Website scraping to get email lists and spamming

As a digital marketing professional, I am sometimes confronted by clients who do not understand the proper techniques in acquiring email lists. Typically, the client is under the impression that any email found is an open invitation to solicit or spam. Spam or spamming as it is known when done, is the act of sending unsolicited emails or messages to an individual or group of recipients without their consent.  To acquire the emails from a paid list or website scraping is known as a “black hat” SEO technique.

In most situations I am able to convince the client that these techniques are frowned upon in the world of internet marketing. It is also not in the best interest for a business or organization to anger potential customers with the electronic version of “junk mail” that you typically receive at your home address. Most email campaign companies will also do their best to discourage users of this practice by asking where the emails originated from and if the receivers of your message have given their consent to email them.

 


 

The Clients Decision

In some cases the client wants what the client wants.  In once such situation my client wanted to capture emails from businesses in the local area that would be in need of his product. This product is something that would benefit these potential businesses, but the method of scraping these company websites for email addresses falls into the realm of  black hat SEO.  To be honest, there is nothing illegal or unethical in the process of scraping websites to get email addresses. Google will “spider“, also known as a  web crawl, websites around the world to create a searchable index we all use on a daily basis. This is how we find websites and blog of interest attained from the Google search. The difference is that Google does not solicit to the websites where my client wants to send them an advertisement.

Spamming by method of email has a low ROI compared to proper email techniques but can pay off for the solicitor. The University of California, Berkeley did a study and found that the response rate of 12.5 million emails was 0.000008%. Even with a poor response rate, the act of spamming is relatively low and in many cases, worth the effort. The act of spamming became so bad in the early 21st century that congress pass and President George W. Bush passed into law the CAN-SPAM Act of 2003. This law is enforced by the FTC, Federal Trade Commission, but lacks the teeth to actually stop spammers.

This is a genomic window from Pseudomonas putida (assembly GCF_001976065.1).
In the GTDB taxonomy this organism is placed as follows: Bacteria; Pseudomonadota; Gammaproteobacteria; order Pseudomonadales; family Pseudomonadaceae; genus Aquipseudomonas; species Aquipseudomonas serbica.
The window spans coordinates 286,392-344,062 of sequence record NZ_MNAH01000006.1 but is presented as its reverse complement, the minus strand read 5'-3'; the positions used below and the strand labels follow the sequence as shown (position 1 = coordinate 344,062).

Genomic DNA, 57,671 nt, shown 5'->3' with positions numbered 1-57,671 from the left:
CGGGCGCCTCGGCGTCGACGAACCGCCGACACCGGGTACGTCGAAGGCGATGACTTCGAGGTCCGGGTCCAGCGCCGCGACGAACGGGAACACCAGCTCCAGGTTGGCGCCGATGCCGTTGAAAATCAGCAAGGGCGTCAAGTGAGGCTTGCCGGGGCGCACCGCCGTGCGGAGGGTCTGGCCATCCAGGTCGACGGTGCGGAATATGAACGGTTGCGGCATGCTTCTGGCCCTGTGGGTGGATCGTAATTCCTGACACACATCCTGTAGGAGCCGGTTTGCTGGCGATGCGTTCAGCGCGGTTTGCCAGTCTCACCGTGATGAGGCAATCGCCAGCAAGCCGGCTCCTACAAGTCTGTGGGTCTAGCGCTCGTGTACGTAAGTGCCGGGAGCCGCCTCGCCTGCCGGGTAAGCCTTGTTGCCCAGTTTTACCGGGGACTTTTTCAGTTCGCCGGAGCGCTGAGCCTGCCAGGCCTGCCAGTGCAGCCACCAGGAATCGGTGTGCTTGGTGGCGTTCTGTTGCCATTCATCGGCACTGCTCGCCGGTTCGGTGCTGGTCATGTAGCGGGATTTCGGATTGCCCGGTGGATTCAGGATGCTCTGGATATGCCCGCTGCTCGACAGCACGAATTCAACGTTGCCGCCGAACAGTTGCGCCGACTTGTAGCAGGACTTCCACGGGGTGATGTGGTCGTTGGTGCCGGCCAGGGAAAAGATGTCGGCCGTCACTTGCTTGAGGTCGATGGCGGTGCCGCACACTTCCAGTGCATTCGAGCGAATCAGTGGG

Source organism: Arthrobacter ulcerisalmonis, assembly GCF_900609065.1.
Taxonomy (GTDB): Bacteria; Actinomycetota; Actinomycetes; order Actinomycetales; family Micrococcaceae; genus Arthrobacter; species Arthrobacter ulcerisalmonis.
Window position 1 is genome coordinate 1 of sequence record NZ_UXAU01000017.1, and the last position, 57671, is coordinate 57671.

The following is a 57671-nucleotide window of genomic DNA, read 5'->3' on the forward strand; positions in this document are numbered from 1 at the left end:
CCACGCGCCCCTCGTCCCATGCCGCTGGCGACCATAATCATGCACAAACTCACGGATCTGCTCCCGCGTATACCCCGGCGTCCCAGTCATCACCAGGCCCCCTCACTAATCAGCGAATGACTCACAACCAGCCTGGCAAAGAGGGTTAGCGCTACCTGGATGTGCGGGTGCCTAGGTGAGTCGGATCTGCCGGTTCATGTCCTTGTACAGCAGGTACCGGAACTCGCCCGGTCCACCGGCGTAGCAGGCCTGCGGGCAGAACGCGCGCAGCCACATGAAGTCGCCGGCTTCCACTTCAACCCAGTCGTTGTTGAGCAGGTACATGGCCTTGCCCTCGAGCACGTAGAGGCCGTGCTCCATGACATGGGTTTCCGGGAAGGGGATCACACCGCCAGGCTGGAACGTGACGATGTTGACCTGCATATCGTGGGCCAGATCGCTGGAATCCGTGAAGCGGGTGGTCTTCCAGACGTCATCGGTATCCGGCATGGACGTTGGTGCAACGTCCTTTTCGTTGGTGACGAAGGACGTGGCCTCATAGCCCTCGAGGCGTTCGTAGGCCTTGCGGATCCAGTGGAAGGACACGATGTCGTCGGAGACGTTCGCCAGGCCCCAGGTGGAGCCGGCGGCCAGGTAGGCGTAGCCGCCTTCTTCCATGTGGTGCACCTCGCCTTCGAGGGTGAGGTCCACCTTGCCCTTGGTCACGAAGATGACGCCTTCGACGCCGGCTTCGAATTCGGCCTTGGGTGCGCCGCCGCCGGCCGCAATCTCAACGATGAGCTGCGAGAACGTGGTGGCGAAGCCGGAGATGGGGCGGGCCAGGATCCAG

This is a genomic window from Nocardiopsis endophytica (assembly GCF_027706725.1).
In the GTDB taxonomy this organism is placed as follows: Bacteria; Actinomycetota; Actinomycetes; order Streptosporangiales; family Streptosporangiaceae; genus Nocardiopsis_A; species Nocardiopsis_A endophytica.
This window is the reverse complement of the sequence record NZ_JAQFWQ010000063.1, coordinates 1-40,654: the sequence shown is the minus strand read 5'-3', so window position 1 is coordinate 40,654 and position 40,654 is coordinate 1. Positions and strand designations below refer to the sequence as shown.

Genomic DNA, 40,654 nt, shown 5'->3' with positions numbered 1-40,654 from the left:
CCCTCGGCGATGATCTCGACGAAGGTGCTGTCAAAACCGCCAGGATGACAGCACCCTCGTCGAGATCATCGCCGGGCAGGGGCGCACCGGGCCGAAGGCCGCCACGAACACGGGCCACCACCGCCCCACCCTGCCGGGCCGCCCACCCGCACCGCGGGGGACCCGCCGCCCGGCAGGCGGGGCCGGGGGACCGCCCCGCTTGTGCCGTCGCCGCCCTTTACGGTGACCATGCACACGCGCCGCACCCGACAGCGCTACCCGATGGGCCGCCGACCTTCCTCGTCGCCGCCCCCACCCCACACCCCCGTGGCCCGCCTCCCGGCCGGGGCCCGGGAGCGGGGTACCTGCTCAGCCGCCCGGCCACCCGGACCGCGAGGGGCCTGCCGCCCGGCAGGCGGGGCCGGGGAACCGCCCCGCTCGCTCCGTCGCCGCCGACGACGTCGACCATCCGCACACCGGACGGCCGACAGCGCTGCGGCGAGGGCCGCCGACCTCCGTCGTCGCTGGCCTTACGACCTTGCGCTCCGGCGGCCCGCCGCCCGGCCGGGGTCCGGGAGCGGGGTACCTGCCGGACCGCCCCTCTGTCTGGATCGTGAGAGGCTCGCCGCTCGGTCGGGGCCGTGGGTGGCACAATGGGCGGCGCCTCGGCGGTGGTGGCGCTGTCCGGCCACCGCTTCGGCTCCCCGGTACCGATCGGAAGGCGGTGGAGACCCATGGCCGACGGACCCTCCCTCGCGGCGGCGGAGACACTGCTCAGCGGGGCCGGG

My client not being dissuaded from wanting to move forward, demanded that our team follow through with the campaign. We acquired an app called Atomic Email Hunter from a company called Atomic Park. This international company out of Romania puts together a rather nifty program of scraping website of email addresses for only $79. From the technology side of things, this program works well and is fast.

 

Atomic Email Hunter

Outcome

Just to be clear, I do not recommend using this method to email market potential customers. In an effort to keep the bounce rate low and not get banned from our email campaign provider, we parsed and cleaned the emails as best as possible before inserting them into the queue. Still the bounce rate had reached a 15.5% rate and we attribute this to a few factors. Most newer websites today do not show or advertise their email address to the public. This is to protect them from exactly what we are doing. When the website scraper hits these site, it just passes by without picking up an email address. Older website were typically designed with a clear text email address in the back-end of the contact form or visible on the “contact us” page. These type of website are prime for scraping, but the email address may no longer be active or managed. An email box that is unmanaged or full will give a soft bounce and those accounts that are shut down give a hard bounce. A high bounce rate is a clear sign to the email campaign providers that the solicited list of email addresses wer not provided by the email recipients. It is only a matter of time when the email campaign provider will shut down the account and ban the spammer.

 

#microfile #blackhat #spam #emailmarketing #seo

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Chris Salerno

Digital Strategist at Microfile
Chris Salerno is a digital strategist providing marketing solutions for your business at Microfile and is the blogger behind The Micro File Blog where marketing strategies and tips are discussed. Feel free to send Chris a message here.
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